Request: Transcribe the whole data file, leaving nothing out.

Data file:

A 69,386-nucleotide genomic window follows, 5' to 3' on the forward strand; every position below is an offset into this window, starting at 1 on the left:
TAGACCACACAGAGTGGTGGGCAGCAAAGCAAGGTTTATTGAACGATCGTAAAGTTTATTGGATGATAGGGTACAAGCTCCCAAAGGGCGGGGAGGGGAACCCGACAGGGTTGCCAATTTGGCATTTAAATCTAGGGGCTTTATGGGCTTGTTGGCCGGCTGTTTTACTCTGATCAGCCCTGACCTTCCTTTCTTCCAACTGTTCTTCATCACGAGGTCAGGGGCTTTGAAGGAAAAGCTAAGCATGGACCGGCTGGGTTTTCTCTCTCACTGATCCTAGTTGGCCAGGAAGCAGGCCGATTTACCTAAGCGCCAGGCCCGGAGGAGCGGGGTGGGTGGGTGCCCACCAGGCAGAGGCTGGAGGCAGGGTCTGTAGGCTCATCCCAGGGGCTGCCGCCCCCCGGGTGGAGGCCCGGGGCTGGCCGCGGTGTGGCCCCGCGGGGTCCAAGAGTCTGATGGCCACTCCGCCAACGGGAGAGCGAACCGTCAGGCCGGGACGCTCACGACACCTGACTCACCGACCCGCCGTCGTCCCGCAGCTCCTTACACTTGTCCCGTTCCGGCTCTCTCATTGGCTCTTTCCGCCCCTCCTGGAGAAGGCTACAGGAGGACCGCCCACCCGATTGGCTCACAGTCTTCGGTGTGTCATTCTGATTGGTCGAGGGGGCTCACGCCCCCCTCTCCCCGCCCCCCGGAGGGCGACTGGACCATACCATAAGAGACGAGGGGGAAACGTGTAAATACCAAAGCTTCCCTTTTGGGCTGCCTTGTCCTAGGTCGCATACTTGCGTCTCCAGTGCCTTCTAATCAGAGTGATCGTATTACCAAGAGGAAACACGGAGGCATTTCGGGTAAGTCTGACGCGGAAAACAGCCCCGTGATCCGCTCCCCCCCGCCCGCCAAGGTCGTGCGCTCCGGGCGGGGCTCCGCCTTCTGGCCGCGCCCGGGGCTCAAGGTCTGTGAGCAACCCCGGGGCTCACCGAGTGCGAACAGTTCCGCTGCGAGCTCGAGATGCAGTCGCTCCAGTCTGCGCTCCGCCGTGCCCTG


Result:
A 69,386-nucleotide genomic window follows, 5' to 3' on the forward strand; every position below is an offset into this window, starting at 1 on the left:
TAGACCACACAGAGTGGTGGGCAGCAAAGCAAGGTTTATTGAACGATCGTAAAGTTTATTGGATGATAGGGTACAAGCTCCCAAAGGGCGGGGAGGGGAACCCGACAGGGTTGCCAATTTGGCATTTAAATCTAGGGGCTTTATGGGCTTGTTGGCCGGCTGTTTTACTCTGATCAGCCCTGACCTTCCTTTCTTCCAACTGTTCTTCATCACGAGGTCAGGGGCTTTGAAGGAAAAGCTAAGCATGGACCGGCTGGGTTTTCTCTCTCACTGATCCTAGTTGGCCAGGAAGCAGGCCGATTTACCTAAGCGCCAGGCCCGGAGGAGCGGGGTGGGTGGGTGCCCACCAGGCAGAGGCTGGAGGCAGGGTCTGTAGGCTCATCCCAGGGGCTGCCGCCCCCCGGGTGGAGGCCCGGGGCTGGCCGCGGTGTGGCCCCGCGGGGTCCAAGAGTCTGATGGCCACTCCGCCAACGGGAGAGCGAACCGTCAGGCCGGGACGCTCACGACACCTGACTCACCGACCCGCCGTCGTCCCGCAGCTCCTTACACTTGTCCCGTTCCGGCTCTCTCATTGGCTCTTTCCGCCCCTCCTGGAGAAGGCTACAGGAGGACCGCCCACCCGATTGGCTCACAGTCTTCGGTGTGTCATTCTGATTGGTCGAGGGGGCTCACGCCCCCCTCTCCCCGCCCCCCGGAGGGCGACTGGACCATACCATAAGAGACGAGGGGGAAACGTGTAAATACCAAAGCTTCCCTTTTGGGCTGCCTTGTCCTAGGTCGCATACTTGCGTCTCCAGTGCCTTCTAATCAGAGTGATCGTATTACCAAGAGGAAACACGGAGGCATTTCGGGTAAGTCTGACGCGGAAAACAGCCCCGTGATCCGCTCCCCCCCGCCCGCCAAGGTCGTGCGCTCCGGGCGGGGCTCCGCCTTCTGGCCGCGCCCGGGGCTCAAGGTCTGTGAGCAACCCCGGGGCTCACCGAGTGCGAACAGTTCCGCTGCGAGCTCGAGATGCAGTCGCTCCAGTCTGCGCTCCGCCGTGCCCTG